The United Kingdom may have been out of the European Union, but peers from the EU are forming a means to try to convince Britain to at least stay in the European Economic Area, the EU’s single market, even despite Brexit. The push has been made apparent when the House of Lords themselves have backed the calls on the matter.
The move will be made official by the time the remaining EU members create an amendment to the EU Withdrawal Bill that led to Brexit in the first place. If finished and implemented, the amendment will be obliging the United Kingdom sto stay in the European Economic Area even after it leaves the 27-member bloc in 2019. This initiative was backed by 245 votes for the matter, and 218 rejecting it.
An interesting thing to note is that neither the Labour leadership nor the government backed the matter. Ministers said the UK staying in the European Economic Area will not give Britain “control of our laws or our borders” and the issue on the matter will be handled by the Commons. Meanwhile, MP’s in support of EU are hoping the Commons will support the amendments.
However, being able to do this means having to “defeat” the two biggest parties in EU, especially if Labour will continue to oppose the amendment. In fact, Labour had urged its peers to at least abstain on the UK vote for EEA membership, as this allows Britain to retain its full access ot the EU’s market of around 300-million consumers. In return, Britain will likely have to make contributions to the EU and accept most of the laws of the bloc.
The move will follow the so-called “Norway model,” named after the system that was applied when Norway – one of the non-EU EEA members – was inducted into the European Economic Area. This means other benefits UK will receive will likely be free movement, which means citizens in the EU can move to EEA member countries to live and work there.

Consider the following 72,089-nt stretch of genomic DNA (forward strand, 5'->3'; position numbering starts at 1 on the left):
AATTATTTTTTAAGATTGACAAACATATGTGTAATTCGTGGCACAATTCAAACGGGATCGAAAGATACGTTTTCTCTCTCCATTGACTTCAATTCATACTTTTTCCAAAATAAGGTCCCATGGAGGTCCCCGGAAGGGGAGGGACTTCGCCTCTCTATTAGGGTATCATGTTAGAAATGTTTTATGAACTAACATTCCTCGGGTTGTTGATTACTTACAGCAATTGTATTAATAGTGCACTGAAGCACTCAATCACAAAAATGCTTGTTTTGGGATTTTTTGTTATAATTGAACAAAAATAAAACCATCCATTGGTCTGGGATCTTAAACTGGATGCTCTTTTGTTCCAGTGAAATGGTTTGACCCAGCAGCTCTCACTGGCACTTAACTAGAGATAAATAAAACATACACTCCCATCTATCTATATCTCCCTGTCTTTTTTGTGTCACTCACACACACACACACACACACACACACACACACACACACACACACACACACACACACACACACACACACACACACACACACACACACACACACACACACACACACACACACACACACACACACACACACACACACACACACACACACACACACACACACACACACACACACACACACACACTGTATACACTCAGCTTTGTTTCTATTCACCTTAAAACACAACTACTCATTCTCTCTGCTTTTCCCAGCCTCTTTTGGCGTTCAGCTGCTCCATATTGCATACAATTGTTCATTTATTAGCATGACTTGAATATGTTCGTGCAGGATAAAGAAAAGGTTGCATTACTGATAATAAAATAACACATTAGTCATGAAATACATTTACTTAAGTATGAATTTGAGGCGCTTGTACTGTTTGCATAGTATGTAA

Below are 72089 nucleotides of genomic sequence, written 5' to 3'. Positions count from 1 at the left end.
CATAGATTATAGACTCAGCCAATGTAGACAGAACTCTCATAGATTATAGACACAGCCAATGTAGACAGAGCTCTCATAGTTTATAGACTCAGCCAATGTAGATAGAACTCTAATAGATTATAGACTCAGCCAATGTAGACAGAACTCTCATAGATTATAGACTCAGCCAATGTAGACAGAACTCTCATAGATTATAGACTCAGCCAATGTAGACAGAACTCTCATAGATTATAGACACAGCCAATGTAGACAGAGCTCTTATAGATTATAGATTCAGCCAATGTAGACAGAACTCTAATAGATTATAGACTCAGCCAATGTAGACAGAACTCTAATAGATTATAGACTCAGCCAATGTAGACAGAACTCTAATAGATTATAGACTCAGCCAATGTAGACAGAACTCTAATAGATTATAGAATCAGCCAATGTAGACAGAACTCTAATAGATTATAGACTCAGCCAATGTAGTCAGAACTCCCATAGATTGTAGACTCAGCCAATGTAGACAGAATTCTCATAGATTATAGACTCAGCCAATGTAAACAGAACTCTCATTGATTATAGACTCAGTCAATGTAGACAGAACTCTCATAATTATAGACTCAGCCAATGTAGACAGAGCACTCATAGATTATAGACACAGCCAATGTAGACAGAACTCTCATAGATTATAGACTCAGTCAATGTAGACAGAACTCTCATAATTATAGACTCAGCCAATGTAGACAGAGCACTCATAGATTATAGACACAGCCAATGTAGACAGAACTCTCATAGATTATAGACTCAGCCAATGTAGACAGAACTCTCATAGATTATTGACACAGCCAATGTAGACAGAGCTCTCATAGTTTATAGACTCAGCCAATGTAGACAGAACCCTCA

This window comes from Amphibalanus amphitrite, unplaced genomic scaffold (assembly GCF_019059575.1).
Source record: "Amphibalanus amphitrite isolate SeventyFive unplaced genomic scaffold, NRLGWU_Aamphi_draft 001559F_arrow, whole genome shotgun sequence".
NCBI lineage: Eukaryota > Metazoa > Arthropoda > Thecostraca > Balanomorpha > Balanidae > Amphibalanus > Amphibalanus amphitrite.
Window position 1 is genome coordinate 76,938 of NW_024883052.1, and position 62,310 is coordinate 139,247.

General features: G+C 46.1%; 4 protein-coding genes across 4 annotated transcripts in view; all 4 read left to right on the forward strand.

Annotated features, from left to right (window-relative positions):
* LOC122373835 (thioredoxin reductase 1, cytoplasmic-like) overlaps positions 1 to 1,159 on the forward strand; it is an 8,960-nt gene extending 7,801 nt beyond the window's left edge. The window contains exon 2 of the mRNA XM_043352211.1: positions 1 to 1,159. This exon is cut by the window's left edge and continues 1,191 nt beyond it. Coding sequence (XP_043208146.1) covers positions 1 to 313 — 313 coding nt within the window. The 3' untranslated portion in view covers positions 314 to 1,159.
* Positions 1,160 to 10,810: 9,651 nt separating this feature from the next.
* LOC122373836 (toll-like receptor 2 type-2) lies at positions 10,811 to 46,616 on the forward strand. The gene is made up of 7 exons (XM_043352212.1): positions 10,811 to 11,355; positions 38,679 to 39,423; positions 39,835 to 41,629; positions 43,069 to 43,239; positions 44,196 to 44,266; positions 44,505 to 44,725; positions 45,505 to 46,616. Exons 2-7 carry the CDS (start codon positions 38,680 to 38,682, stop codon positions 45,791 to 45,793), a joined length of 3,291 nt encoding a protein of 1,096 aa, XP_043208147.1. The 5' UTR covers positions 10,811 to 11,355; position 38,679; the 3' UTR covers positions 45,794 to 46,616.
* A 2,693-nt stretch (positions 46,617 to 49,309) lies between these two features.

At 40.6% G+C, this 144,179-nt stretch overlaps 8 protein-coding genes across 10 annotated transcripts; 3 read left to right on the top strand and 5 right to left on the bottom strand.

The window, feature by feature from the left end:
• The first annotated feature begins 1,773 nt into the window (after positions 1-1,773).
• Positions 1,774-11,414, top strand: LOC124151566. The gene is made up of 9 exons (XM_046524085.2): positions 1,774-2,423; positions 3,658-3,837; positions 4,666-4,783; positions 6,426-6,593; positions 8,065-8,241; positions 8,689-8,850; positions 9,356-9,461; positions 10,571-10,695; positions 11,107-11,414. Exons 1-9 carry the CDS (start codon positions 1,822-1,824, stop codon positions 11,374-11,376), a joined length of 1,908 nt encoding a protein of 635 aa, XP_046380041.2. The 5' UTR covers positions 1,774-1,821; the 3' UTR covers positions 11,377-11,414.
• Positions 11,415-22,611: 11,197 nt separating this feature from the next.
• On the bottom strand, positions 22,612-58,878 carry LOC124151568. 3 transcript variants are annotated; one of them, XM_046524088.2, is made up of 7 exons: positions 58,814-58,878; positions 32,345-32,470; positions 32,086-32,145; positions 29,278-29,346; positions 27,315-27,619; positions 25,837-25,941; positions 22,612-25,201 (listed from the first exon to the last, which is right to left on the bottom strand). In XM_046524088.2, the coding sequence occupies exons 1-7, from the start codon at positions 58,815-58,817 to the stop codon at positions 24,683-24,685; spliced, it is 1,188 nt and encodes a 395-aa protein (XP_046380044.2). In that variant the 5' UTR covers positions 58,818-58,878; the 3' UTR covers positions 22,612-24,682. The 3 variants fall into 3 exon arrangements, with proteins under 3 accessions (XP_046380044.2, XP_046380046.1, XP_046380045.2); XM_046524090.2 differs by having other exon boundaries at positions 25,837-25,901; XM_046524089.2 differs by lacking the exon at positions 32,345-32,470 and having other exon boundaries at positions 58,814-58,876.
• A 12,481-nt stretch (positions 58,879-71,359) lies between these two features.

Some believe instead of EEA membership, perhaps a “British bespoke deal” would be helpful. This is what Emily Thornberry, shadow foreign secretary, told the Labour rebels. Lord Alli, the Labour’s Lord, however said the EEA membership of Britain will help various industries such as aerospace, financial services, communications, transport, tourism, and retail.
The Labour party also had a few fractions of its own, as 80 Labour peers voted for the amendment when the party whip voted against it. Some Conservatives that backed the amendment were former deputy prime minister Lord Heseltine and former party chairman Lord Patten.
As for Britain itself, Lord Callanan, Brexit minister, said retaining EEA membership would likely not satisfy the desire of the British public for “direct control.” He said this likely means laws the EU implements will still have to be implemented in the UK as well, which ruins the point of Brexit in the first place.
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